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Tom Shillue

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Bike extremist livid cars allowed at Seattle waterfront

KIRO Radio's Jason Rantz says a bike activist is unfairly taking issue with part of the proposed design for the new Seattle waterfront. (AP)

A notoriously hyper-critical bike activist is livid that the City of Seattle has the audacity to give drivers access to the new waterfront.

KING 5 recently featured Tom Fucoloro, purveyor of Seattle Bike Blog. He’s taking issue with an eight-lane stretch of Alaskan Way that exists in the new waterfront design. It only takes up one-third of the entire waterfront project, but Fucoloro suggests this proves that the City of Seattle doesn’t put people first.

Related: New Alaskan Way Boulevard will be up to 8 lanes wide

“It was the scariest thing I saw on Halloween,” said Fucoloro of the designs. “It should be people first. They basically decided they want to prioritize the movement of cars over the experience of having a good waterfront that people want.”

Fucoloro says it’s “[time] to protest” and is suggesting we may need to fund a second tunnel in place of the lanes. There’s no doubt he and his activist friends will soon resort to bullying tactics against anyone getting in his way (watch my Twitter feed for proof about 30 minutes after this blog goes live).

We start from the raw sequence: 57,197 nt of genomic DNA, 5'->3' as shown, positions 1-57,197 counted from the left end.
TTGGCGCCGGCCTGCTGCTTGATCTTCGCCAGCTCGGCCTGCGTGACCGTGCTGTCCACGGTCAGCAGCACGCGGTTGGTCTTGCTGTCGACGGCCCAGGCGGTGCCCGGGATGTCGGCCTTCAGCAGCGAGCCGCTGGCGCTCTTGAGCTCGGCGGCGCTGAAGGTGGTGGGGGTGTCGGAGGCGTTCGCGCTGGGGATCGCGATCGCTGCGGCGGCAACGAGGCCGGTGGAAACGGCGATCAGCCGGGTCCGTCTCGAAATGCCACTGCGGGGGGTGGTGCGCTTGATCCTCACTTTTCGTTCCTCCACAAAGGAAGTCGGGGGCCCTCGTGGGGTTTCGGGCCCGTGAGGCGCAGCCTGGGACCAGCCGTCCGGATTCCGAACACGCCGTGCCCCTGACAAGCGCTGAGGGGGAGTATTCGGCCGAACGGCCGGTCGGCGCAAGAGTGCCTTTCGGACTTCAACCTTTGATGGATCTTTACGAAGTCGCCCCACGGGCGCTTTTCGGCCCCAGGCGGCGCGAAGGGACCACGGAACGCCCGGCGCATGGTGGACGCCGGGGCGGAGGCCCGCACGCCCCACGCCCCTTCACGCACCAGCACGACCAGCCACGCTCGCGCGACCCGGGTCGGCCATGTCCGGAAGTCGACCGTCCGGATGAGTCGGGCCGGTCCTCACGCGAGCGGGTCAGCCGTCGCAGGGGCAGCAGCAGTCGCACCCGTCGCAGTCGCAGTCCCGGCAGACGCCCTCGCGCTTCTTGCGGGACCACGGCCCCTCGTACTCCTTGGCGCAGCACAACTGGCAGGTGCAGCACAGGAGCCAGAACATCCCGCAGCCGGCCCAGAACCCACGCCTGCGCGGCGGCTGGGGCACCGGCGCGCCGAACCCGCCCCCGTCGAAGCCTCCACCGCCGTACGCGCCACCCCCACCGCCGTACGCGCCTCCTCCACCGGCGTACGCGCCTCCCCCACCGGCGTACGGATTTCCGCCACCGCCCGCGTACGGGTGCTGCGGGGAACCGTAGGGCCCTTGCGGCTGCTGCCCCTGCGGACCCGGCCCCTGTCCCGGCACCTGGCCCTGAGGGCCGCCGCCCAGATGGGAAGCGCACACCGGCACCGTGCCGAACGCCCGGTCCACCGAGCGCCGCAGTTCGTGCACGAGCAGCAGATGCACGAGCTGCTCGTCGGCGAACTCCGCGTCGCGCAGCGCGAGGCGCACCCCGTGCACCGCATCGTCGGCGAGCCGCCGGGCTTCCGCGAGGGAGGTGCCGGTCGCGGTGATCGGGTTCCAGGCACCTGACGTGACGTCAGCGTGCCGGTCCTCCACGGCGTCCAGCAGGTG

There’s a lot wrong with his reaction. First, the waterfront is, in fact, putting people first. People drive in cars. I know Fucoloro doesn’t approve of this, but allowing access to the region (and waterfront) is a great way to put people first.

There seems to be a dangerous and selfish movement to keep Seattle as exclusive as possible. At the same time, over at The Urbanist, Doug Trumm wants to get rid of I-5 from Central Seattle entirely. Why don’t these Seattleites want the single mom in Renton or the family in Everett coming to the waterfront with their kids? It’s bizarre isolationism.

“I’m worried it will be one of those things where we build it and people come out to see it and say, ‘what!'” Fucoloro told KING 5.

Most people don’t have the unhealthy aversion to cars that Fucoloro does. People aren’t triggered the way he suspects they may be. We understand that driving is an acceptable and necessary way to get around the region. The vast majority of people — nearly everyone — finds it unappealing to bike in the rain to their destination.

In a tweet, Fucoloro wrote: “Maybe we need a second highway tunnel to bury this proposed surface highway. THEN we can have a waterfront for the people.”

If he wants fewer lanes and more space for pedestrians, kill the bike and bus lanes. There. Major problem solved.

Fucoloro is arrogant enough to think he is a representative voice of the people. He isn’t. He represents a small but vocal voice within a community that embraces a niche hobby. For example, less than 4 percent of people who work in the city commute to via bikes, yet Fucoloro seems to think his biking habits are reflective of the city’s desire to embrace bikes. They’re not.

KIRO 7 reports that a Cascade Bicycle Club representative wrote the advocacy organization “is happy for the protected bike lane throughout the waterfront and it will be an important downtown connection. That said, we are concerned that eight lanes of traffic make it difficult to call it a waterfront for all.”

This makes no sense at all. They want a waterfront for all that purposefully ignores people who can only reasonably get there via car.

A waterfront “for the people” means it will embrace all forms of transportation, from cars and bikes to buses and pedestrian traffic. Cutting out drivers (and buses) doesn’t embrace anyone but Fucoloro and his cyclist friends.

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